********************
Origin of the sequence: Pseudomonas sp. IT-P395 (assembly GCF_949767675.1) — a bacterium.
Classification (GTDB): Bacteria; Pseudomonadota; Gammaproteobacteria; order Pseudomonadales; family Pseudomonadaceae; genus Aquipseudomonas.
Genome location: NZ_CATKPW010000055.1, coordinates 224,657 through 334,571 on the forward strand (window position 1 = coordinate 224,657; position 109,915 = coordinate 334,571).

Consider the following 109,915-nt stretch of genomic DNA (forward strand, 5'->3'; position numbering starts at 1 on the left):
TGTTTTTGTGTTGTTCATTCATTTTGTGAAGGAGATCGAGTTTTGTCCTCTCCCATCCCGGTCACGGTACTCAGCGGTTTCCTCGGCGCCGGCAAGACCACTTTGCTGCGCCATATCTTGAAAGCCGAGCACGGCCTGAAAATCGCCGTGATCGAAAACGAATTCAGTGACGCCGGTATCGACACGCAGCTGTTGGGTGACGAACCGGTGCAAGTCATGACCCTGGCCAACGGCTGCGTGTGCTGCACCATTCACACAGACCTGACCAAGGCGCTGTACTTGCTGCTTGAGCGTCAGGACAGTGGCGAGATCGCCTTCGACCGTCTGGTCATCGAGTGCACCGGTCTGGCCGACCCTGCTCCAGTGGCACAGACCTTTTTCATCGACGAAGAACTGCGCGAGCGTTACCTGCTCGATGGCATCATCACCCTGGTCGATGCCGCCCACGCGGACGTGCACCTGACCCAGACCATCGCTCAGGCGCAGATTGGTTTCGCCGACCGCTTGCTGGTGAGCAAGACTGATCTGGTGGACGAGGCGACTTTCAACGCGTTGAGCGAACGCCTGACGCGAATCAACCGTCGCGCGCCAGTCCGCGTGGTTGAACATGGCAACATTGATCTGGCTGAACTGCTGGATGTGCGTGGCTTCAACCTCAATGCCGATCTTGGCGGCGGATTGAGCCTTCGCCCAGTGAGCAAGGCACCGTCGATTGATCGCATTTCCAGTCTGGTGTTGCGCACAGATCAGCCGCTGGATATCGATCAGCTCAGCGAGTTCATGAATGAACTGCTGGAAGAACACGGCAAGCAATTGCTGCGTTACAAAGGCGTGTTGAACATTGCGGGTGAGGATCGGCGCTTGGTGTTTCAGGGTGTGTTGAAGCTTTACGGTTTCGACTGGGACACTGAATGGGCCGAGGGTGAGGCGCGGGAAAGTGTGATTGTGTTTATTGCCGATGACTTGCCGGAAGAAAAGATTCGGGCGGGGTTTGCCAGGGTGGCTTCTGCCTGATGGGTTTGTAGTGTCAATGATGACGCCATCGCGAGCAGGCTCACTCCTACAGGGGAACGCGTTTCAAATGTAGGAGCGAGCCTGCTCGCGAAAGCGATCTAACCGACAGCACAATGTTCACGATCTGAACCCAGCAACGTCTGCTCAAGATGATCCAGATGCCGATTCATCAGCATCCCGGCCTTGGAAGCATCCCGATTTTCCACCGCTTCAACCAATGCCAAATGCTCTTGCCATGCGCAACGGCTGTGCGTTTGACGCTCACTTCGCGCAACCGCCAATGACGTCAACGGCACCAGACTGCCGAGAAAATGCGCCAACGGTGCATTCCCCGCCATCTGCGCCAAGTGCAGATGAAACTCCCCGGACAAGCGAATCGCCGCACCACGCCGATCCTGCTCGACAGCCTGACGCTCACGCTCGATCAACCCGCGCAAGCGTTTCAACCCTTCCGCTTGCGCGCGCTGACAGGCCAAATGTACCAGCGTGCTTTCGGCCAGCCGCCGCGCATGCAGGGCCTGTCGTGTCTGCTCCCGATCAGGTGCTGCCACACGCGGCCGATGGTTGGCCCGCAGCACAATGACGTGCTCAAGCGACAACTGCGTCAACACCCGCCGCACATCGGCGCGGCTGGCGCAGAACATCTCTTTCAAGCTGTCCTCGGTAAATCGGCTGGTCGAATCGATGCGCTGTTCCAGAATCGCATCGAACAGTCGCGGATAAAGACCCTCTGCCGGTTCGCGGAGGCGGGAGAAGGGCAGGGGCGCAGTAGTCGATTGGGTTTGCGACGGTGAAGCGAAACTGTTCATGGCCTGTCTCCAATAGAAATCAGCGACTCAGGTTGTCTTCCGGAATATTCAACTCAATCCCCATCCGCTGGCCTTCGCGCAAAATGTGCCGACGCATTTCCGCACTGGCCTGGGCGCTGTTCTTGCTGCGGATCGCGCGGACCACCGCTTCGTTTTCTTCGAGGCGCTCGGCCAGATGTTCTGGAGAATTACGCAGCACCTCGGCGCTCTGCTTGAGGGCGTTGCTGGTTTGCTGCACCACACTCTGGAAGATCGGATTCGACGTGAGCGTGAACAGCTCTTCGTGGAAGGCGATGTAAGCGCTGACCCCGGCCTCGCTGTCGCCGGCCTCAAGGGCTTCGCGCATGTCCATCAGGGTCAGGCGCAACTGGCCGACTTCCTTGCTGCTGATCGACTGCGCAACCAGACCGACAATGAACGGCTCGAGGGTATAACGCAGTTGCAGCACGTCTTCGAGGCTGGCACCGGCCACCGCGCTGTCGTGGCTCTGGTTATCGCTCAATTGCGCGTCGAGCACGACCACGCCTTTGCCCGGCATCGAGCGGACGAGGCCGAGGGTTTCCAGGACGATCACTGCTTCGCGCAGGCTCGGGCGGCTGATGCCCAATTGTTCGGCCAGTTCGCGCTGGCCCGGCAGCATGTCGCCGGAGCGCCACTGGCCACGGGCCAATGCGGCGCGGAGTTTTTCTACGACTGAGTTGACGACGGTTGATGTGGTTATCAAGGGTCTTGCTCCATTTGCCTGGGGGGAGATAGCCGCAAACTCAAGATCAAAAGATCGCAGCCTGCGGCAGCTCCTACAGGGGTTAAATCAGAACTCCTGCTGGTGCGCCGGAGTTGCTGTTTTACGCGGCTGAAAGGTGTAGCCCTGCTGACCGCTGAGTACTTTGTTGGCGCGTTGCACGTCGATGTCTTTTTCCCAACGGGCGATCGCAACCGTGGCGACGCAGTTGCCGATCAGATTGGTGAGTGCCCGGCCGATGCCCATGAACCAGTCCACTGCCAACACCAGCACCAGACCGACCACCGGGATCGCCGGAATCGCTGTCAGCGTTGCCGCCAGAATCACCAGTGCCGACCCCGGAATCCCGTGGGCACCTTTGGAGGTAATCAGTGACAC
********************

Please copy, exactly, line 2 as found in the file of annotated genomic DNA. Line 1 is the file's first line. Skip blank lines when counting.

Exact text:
Classification (GTDB): Bacteria; Pseudomonadota; Gammaproteobacteria; order Pseudomonadales; family Pseudomonadaceae; genus Aquipseudomonas.